PREMIER Oil has said it is proud of its performance in the UK and hailed the progress achieved towards bringing two giant fields off Scotland into production.

London-based Premier said it is entering the final stages of work on the $1.4 billion development of the Solan field 80 miles west of Shetland, putting the company on course to start pumping 24,000 barrels oil equivalent daily from the field later this year.

With total production in the UK averaging around 1.5 million barrels oil equivalent daily in 2012, the new field will make a significant contribution to the country's output. It looks set to a profitable investment for Premier.

The company has paid more than expected under some cost headings to maximise the opportunity to get the production facilities in place this year before the weather closes in.

But, it said: "Solan continues to be a valuable project with a payback period of approximately two years."

Premier noted that in June it had won Government approval to develop the Catcher field around 120 miles east of Aberdeen.

Premier has awarded all the major service contracts in connection with the development of production facilities and is targeting first oil in mid-2017.

It said Catcher and Solan will underpin the company's future growing cash flows.

Edinburgh-based Cairn Energy is a partner in the Catcher field.

Premier also highlighted the potential to increase production from existing North Sea fields through work like drilling additional wells.

Chairman Mike Welton said: "We are particularly proud of the improved performance from our operated assets in the UK and in Vietnam where a considerable amount of effort has been invested in improving asset integrity and operating efficiency."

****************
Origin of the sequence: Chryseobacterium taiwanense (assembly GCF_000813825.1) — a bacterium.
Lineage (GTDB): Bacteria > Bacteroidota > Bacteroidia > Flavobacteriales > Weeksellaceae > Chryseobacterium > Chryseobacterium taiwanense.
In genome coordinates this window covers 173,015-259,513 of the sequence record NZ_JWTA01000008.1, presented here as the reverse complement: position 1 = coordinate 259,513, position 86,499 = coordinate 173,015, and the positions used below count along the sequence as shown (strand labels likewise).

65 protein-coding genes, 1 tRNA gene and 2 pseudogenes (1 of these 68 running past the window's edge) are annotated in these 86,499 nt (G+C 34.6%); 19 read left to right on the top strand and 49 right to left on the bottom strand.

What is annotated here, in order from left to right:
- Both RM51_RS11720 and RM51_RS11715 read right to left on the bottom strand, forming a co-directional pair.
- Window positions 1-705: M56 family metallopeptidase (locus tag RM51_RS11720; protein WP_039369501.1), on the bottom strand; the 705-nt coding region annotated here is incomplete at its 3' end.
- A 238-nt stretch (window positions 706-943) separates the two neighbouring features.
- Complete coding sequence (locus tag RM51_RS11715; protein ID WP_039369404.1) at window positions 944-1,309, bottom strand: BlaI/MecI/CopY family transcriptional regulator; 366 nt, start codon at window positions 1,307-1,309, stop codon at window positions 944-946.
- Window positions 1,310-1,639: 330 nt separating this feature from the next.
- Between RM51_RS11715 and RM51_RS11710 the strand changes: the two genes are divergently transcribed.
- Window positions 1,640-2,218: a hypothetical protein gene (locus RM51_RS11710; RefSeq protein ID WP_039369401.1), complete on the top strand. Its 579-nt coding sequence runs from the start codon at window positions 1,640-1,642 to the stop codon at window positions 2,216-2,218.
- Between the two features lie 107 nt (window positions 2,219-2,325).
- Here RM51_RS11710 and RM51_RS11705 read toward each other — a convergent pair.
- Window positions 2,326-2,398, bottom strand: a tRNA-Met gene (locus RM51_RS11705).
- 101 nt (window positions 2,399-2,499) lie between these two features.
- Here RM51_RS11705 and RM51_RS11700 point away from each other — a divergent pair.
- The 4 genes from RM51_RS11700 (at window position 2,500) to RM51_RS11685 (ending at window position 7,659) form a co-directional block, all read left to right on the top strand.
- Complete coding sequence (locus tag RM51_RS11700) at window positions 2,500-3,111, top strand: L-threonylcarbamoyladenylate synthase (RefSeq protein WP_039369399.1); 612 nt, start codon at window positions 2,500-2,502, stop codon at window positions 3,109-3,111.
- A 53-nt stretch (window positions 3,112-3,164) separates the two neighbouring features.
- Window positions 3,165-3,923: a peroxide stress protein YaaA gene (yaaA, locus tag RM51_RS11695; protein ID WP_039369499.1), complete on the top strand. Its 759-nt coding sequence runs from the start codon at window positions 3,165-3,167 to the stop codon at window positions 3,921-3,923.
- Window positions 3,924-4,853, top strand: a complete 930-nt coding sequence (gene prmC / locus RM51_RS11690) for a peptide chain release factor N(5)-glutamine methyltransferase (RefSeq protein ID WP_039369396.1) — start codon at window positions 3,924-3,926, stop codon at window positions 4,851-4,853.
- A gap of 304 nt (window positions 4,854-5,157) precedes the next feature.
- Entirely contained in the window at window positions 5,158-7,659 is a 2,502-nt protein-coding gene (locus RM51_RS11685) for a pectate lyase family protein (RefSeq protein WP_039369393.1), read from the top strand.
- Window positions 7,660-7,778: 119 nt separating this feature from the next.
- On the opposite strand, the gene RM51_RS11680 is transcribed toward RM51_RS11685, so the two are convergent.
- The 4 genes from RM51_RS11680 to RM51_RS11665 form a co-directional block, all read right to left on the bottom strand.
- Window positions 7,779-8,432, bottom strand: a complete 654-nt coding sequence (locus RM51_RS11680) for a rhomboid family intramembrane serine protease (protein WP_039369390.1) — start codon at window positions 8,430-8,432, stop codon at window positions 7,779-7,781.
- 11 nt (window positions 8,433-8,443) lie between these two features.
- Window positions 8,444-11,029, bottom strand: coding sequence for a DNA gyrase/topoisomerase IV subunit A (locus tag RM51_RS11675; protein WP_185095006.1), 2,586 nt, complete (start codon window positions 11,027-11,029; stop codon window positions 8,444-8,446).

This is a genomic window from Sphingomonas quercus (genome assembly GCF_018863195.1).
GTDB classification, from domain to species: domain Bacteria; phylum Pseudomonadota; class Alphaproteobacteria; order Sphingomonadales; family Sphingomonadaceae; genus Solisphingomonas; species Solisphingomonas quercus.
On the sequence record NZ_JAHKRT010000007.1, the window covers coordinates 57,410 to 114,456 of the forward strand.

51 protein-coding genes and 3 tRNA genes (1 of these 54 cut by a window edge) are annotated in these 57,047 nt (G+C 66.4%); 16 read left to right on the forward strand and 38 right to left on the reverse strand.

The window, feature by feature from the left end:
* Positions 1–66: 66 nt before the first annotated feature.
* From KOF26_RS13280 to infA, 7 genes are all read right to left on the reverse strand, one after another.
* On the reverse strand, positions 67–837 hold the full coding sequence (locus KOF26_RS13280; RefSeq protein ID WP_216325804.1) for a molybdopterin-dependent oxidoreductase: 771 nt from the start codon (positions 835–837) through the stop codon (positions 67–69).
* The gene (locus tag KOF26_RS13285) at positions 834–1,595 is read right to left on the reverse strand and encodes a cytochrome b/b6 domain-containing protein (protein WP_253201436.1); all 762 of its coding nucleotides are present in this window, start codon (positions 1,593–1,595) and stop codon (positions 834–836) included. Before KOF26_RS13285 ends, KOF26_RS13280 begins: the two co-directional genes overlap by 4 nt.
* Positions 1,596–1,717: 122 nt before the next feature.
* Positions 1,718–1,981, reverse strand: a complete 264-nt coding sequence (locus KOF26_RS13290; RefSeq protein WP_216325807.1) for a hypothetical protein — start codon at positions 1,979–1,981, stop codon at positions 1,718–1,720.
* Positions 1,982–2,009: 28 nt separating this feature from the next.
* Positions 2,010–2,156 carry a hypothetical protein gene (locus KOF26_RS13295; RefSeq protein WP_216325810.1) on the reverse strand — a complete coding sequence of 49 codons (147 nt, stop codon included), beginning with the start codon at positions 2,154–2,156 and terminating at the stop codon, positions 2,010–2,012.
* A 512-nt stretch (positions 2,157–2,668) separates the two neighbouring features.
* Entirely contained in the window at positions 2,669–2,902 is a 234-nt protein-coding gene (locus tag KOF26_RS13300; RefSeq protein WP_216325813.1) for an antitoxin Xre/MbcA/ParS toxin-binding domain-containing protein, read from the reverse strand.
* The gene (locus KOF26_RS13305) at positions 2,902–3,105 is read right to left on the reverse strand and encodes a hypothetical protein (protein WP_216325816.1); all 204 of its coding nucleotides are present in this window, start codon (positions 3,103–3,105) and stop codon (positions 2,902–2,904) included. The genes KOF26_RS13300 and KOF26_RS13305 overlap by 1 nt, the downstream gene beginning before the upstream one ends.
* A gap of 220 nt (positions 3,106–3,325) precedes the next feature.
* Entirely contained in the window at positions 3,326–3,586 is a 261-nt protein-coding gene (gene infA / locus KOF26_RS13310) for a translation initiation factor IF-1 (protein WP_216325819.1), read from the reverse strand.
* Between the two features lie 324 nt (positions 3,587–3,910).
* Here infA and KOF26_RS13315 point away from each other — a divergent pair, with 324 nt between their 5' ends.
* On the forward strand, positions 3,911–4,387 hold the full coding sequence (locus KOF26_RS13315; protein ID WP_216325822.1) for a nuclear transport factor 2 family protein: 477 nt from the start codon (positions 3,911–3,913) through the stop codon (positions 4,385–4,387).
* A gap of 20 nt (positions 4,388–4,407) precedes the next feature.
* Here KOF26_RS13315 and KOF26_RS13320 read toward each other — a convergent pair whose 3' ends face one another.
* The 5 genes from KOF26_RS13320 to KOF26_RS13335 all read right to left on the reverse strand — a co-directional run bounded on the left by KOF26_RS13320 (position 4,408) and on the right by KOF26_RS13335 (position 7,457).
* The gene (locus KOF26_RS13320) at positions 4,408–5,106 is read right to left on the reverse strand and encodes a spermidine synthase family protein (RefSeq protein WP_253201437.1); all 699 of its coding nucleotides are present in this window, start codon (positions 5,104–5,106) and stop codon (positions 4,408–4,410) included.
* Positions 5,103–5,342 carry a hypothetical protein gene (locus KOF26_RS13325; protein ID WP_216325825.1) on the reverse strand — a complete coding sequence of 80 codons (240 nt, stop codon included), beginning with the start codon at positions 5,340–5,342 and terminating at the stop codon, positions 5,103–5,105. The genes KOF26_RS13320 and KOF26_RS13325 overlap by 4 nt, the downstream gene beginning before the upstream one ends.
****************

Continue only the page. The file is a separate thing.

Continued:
The company produced an average 21,300 boed in the UK in the six months to June, up 59 per cent from 13,400 boed in the corresponding period last year.

Production from the Balmoral field in the North Sea increased to 3,700 boed from 2,700 boed, reflecting the reinstatement of four wells and improved performance from existing wells.

However, Premier said it recorded a $144m (£87m) impairment charge related to the Balmoral area and Huntington fields, following a review of longer-term assumptions used in forecasting operating, maintenance and decommissioning costs and production profiles.

The company achieved first oil from the Kyle field in the North Sea following the period end, after completing a two year reinstatement project.

Premier said the Wych farm field onshore Dorset exceeded expectations due to improved operating efficiency and four new wells coming onstream.

The company has also capitalised on the enthusiasm other firms have shown for the UK North Sea to find buyers for assets it decided were non core.

Premier noted that in June it had agreed the profitable sale of its interests in the Scott, Telford and Rochelle fields to Hungary's MOL for $130 million.

Mr Welton said Premier is making good progress in other countries. In Vietnam the company delivered a number of projects aimed at maximising operating efficiency. Premier said it has made good progress with development work on the Sea Lion field just north of the Falkland Islands.

Group production averaged 64,900 boed in the first half, compared to 58,600 last time. Pre-tax profits fell to $50m from $215m.